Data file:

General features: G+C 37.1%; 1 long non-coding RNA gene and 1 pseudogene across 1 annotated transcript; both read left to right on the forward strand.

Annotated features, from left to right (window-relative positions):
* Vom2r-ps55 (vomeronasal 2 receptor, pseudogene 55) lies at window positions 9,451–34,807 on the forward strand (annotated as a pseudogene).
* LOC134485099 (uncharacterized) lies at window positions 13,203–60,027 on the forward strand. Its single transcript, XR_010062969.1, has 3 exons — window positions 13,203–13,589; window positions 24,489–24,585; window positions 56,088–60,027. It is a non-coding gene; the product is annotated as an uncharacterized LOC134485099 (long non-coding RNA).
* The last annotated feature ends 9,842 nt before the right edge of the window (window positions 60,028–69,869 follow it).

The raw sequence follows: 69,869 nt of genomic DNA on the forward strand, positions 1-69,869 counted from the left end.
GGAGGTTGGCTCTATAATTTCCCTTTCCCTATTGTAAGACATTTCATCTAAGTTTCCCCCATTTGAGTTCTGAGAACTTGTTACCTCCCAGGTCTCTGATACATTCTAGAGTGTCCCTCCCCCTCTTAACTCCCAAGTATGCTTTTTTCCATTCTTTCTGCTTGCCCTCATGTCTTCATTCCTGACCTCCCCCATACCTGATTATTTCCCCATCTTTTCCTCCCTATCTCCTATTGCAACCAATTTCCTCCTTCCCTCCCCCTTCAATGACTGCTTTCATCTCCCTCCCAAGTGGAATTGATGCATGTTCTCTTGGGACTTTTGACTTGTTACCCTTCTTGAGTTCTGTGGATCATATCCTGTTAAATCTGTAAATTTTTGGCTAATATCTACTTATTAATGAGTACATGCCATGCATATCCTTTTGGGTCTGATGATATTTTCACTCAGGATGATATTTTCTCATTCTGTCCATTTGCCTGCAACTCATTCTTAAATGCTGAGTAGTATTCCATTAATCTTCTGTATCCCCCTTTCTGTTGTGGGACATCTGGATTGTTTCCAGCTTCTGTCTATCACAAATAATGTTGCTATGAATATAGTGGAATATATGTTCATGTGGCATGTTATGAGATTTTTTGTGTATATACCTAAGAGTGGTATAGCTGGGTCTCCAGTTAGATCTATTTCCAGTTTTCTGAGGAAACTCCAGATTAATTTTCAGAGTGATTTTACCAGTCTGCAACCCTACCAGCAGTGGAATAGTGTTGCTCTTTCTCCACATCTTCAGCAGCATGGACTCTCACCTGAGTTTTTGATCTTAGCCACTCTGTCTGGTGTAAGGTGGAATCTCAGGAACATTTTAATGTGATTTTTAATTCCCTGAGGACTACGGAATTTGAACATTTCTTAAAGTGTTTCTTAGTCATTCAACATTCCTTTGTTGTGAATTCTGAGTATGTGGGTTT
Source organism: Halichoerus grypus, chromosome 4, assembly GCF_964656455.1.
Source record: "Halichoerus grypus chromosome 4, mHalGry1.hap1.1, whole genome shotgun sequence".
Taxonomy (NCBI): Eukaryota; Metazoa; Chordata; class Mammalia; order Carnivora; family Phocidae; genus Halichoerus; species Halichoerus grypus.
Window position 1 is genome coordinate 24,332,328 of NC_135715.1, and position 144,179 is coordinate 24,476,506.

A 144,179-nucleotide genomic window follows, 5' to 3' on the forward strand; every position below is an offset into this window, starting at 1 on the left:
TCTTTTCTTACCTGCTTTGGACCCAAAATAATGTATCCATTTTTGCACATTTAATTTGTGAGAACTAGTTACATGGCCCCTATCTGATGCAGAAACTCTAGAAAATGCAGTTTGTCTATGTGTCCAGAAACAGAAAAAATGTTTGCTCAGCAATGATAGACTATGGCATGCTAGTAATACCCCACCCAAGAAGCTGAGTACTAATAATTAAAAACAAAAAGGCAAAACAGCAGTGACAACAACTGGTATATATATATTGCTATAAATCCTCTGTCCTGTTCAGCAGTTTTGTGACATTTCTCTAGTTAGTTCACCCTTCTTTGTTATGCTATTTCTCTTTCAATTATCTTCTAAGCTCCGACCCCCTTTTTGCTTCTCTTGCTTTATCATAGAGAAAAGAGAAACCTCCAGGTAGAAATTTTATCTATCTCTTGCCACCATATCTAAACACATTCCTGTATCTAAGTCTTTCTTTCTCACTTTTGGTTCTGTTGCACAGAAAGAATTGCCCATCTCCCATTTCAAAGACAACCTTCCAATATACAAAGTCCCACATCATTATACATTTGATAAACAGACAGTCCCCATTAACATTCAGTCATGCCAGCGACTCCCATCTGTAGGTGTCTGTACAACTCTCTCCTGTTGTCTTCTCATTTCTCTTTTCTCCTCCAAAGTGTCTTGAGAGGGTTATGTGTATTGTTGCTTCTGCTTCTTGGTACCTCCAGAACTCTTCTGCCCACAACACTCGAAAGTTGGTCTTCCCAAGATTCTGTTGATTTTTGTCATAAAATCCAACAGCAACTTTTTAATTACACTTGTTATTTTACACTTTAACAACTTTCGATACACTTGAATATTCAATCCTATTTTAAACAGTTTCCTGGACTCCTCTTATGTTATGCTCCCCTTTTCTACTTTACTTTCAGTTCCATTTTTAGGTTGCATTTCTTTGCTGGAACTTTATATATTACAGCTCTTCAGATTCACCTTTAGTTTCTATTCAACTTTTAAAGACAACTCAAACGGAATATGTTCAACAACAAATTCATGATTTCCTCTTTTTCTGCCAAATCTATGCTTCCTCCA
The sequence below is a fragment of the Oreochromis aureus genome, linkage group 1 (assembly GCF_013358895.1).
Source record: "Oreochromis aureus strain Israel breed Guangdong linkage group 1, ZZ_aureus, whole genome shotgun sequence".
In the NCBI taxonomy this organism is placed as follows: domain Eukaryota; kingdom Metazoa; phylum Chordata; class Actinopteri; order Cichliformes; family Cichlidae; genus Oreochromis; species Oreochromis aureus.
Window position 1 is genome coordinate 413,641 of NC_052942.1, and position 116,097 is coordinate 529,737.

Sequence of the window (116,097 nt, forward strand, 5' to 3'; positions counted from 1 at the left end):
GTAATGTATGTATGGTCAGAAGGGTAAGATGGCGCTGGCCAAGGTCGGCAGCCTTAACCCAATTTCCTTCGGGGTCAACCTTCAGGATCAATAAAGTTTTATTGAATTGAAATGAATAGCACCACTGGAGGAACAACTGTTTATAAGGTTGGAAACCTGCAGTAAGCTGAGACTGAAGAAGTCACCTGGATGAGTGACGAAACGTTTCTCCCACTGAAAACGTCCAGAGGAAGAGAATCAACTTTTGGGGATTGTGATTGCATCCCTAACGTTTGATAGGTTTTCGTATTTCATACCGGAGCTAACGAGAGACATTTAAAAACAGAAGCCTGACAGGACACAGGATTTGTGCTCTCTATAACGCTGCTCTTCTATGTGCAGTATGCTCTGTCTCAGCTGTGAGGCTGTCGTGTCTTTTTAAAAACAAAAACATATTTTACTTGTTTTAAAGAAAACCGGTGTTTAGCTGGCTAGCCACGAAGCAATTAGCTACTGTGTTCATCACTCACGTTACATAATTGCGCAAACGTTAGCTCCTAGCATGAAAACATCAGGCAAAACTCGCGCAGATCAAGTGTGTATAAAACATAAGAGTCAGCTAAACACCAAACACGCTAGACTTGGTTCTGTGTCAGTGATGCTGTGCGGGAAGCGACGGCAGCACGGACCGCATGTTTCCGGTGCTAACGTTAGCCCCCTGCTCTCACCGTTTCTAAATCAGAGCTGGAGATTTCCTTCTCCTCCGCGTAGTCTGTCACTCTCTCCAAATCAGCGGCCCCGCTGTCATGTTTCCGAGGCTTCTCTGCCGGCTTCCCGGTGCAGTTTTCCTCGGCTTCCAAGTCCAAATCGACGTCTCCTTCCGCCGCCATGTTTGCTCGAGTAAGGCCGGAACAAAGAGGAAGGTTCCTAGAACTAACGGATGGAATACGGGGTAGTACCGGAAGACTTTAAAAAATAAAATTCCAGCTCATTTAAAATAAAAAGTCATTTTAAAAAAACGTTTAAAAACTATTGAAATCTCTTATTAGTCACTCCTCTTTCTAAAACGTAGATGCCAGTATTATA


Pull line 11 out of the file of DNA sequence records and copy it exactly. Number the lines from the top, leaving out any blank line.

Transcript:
Window position 1 is genome coordinate 24,332,328 of NC_135715.1, and position 144,179 is coordinate 24,476,506.